Runner to Runner: 10 Tips for Beginners


I have the great fortune to meet, on a weekly basis, runners who are completely new to the sport or still learning the ropes. One would think with the wealth of information at our fingertips, runners could inform themselves with the ins and outs of being a newbie runner. Unfortunately, separating the wheat from the chaff can be hard. The good information is hidden out there beneath a swirl of falsehoods, more ideas, and anecdotal experiences.

However, I have put together some tips I have culled from more than 15 years of running and more than 150 marathons under my belt that are guaranteed to help you advance. Information not shared is wasted. The greatest thing about knowing something is to using it to help others get to an understanding quicker than it took you to get to that same point. So, please use these nuggets to help you get out the door and stay running safely and healthily.


So many newbies are afraid of putting a zero in their log book. They see it as weakness or as wasted opportunity to do better. I understand this feeling, especially if you are trying to get back into shape. The desire to do it as soon as possible is high. But the only way your body will repair itself is if you give it a chance to do so. Any good training plan sees rest as paramount.


A great way to stay accountable to your workouts is by joining others in a group. You should definitely do some solo runs, but having the knowledge and energy of many people available to you is extremely helpful to all, especially those who are new to the sport. You can glean so much in such a short amount of time. Plus, surrounding yourself with people who share your interest is so much better than listening to your aunt tell you that running will destroy your knees.


Most running injuries come when those, flush with the desire to better themselves, try to erase 10 years of neglect in 10 weeks. Take your time. Allow your body the chance to remember what it is like to exercise again. And the amount of miles you do is not nearly as important as how well those miles are run.


Slowing down can actually build strength and endurance to benefit your running. In fact, it is amazing what a few seconds of walking can do, even in races like a half-marathon. Once you graduate to marathons and ultras, the key to success often is knowing when and where to walk for a minute or two. Or ten.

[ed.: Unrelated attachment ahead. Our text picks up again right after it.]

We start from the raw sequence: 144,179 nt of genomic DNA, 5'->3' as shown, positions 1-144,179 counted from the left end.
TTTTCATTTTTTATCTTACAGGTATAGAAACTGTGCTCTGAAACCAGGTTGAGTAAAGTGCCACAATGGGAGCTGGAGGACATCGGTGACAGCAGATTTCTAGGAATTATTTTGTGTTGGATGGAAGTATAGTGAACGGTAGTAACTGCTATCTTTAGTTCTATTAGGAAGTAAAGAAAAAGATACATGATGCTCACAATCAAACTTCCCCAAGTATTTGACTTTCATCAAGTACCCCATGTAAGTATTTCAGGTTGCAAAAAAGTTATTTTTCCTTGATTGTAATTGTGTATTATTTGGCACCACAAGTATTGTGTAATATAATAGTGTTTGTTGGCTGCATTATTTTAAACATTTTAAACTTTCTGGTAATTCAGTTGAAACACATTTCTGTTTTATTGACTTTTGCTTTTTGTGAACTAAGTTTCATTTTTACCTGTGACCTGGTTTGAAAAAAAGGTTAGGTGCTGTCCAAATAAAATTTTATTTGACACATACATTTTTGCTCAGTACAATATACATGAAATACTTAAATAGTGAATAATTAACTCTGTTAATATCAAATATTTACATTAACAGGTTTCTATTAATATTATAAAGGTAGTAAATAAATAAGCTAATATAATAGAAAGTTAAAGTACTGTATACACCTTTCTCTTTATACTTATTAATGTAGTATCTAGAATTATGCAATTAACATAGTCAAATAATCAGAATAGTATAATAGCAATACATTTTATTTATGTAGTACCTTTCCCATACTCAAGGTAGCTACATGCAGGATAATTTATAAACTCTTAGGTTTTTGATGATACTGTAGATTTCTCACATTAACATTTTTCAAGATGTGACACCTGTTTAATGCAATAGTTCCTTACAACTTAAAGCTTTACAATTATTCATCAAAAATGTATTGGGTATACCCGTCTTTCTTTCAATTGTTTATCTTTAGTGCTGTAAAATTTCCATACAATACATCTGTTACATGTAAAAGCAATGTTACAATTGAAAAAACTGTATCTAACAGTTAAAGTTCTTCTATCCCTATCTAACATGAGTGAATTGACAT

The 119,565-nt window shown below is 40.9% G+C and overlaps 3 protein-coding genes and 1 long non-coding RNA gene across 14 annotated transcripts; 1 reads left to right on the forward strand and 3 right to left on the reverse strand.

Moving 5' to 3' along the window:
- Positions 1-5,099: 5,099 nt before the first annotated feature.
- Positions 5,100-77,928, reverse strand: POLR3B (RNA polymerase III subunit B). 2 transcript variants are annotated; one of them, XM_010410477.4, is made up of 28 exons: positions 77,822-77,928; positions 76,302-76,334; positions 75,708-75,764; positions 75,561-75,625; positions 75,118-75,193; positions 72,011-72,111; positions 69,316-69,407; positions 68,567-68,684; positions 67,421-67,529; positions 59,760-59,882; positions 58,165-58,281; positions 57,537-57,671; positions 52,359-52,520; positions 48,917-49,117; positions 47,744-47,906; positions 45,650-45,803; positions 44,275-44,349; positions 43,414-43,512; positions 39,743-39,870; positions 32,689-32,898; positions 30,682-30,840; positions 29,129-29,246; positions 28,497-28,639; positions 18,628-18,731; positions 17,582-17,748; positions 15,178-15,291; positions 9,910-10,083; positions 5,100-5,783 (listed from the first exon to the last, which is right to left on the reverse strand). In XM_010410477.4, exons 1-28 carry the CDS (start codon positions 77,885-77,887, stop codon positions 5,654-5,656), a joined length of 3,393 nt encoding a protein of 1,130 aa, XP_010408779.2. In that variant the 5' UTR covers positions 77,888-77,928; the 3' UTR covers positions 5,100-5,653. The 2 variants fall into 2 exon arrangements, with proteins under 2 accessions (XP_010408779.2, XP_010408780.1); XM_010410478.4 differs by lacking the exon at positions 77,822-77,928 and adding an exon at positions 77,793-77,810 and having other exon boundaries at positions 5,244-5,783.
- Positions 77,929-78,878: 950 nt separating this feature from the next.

Just as you shouldn’t be afraid to put a zero in your training log for a day of rest, you shouldn’t be afraid to have a training log in the first place. And there is literally no excuse not to have one anymore with all of the ways of doing so online. Or just use an Excel spreadsheet. (Mine is legendary for the details it has. I can seriously tell you where I have been in this world on any day since January 1, 2006. But I digress.) The best way to look at trends in your running is to have the information available. This becomes very important when you feel you haven’t had a good run in a very long time just because the last three have been sub-par. Your log may tell a different story.


If for no other reason, cross-training allows you to exercise when you are not running. But it is also a good idea to work on non-running muscles to help balance out your total workout. No one needs to run all the time.


Break down your aspirations into daily, weekly, and monthly goals. And then view them as such. Keep both the big picture in mind while looking at the daily picture. It is cliché to say that Rome wasn’t built in a day but, well, it wasn’t. And that new PR in your 10k won’t be made after one week of running. Also, once you have set your goals, allow yourself the ability to change them if you underestimated yourself or, as is often the case, maybe you bit off a tad more than you can chew at first. Re-assessing is a sign of an intelligent runner, not one who has failed.


Find the foods that work for you and eat them. Don’t buy into fads or diets or anything like that. You know eating a pound of chocolate is likely not going to help you, so don’t do it. But most importantly, don’t deprive your body of the fuel it needs in even more demand now that you are running. Furthermore, as you will be much hungrier than you are used to, don’t fall into the trap of thinking that you can outrun a bad diet. We overestimate how many calories we burn and how much we eat all the time. Keep count, not to limit yourself, but to know what you are consuming.


The only bad mistakes you make are the ones you make over and over. We are constantly learning and processing information. If anyone tells you they have it all figured out, it is because they are trying to sell you something. Nearly 300 races into my career, I am still learning from doing things that weren’t right for me.


Not once you set a PR. Or when you get that new Timex. Or after you finally run a marathon. Right now. Before even putting on your shoes. Humans are made to run. You are a human. Ergo, you are a runner. The speed you run and the distance you go just tell you the type of runner you probably enjoy being. But nevertheless, if you haven’t had an official welcoming, let me be the first to do so.
“Hi, Runner. I’m a runner, too.”

by by Dane Rauschenberg | ASEA Athlete, Endurance Runner!